Israel has asked its citizens attending the World Cup to exercise caution while in Qatar, the Arab host country which does not formally recognize it but admitted a team of its diplomats to Doha to provide assistance.
Between 10,000 and 20,000 Israelis are expected at the soccer tournament that kicks off on Sunday, including some traveling on as-yet unfinalized direct flights from Tel Aviv that Qatar said it would permit for the event.
In another measure of new normalcy between the countries, the Israelis coming for the World Cup have been given temporary visas, an Israeli diplomat said on Thursday. Qatar says official normalization of ties is not in the works, however.
The Israeli team is not playing in the tournament; it did not qualify.
The diplomat, Alon Lavi, is the spokesperson for a consular team that he said was working out of a Doha hotel with duties that included advising Israelis to be especially careful about obeying local laws and avoiding friction with rival fans.
"We are guests here, and there are many guests from many countries - including countries that we are, perhaps, less accustomed to being right up next to - and the rules here are ultimately more stringent," he told Israel's Army Radio.
Qatar, Iran and Hamas
Qatar is close to Iran, Israel's arch-enemy, and has hosted leaders of the Palestinian Islamist militant group Hamas, which rules Gaza and has fought several wars against Israel. But Qatar also bankrolls reconstruction in Gaza with Israel's blessing.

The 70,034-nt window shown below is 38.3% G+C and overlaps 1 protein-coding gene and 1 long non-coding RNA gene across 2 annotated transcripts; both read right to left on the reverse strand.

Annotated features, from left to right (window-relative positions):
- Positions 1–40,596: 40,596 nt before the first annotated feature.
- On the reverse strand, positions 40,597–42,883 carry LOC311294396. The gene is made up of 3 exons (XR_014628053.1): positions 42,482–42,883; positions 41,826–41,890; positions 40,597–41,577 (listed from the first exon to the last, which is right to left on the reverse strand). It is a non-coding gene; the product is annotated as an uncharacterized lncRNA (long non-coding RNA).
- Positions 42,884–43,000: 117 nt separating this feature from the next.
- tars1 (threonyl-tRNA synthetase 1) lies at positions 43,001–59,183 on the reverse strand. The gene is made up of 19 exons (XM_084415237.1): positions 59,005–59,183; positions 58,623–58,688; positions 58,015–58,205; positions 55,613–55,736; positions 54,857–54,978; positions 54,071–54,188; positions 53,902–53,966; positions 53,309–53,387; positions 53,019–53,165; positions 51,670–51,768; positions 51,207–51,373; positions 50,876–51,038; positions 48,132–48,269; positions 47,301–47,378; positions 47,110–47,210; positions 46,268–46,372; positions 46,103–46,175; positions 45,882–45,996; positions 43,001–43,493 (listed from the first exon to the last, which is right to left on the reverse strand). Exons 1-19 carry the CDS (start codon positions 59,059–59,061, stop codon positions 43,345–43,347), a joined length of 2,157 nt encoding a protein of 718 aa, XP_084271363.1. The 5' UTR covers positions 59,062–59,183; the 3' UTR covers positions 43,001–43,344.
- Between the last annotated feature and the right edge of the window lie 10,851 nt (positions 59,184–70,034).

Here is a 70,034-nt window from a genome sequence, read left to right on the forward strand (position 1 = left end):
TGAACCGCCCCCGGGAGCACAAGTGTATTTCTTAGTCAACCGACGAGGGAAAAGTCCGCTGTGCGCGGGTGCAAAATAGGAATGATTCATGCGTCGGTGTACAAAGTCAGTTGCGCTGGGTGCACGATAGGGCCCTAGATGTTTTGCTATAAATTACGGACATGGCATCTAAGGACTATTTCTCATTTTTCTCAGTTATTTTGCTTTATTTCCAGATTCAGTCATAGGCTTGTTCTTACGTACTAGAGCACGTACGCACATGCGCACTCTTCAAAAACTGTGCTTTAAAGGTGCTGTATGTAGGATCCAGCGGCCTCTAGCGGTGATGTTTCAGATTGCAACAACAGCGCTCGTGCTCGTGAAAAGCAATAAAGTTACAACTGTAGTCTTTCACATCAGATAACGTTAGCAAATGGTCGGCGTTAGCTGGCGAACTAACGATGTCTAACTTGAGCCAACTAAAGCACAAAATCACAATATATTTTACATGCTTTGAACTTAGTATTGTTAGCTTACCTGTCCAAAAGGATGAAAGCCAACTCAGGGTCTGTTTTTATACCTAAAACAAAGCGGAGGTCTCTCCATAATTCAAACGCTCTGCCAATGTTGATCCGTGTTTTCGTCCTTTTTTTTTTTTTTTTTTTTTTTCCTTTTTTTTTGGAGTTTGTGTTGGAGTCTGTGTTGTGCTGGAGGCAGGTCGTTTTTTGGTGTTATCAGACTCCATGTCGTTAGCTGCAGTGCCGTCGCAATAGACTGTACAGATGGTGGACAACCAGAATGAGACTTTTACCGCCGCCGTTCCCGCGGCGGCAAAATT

"We are guests here, and there are many guests from many countries - including countries that we are, perhaps, less accustomed to being right up next to - and the rules here are ultimately more stringent."Diplomat Alon Lavi
"The (consular) delegation is here to assist in all events," Lavi said. "But we do not have all of the infrastructure that perhaps other countries have, and certainly given that we don't have diplomatic ties (with Qatar), and therefore the (potential) arrest of Israelis here is something that troubles us."
Though alcohol is being permitted in select World Cup venues, a public service announcement issued by Israel's Foreign Ministry counseled avoiding drink altogether. "In court, the judge doesn't have VAR," the narrator says, in a play on the "video assistant referee" that facilitates soccer calls.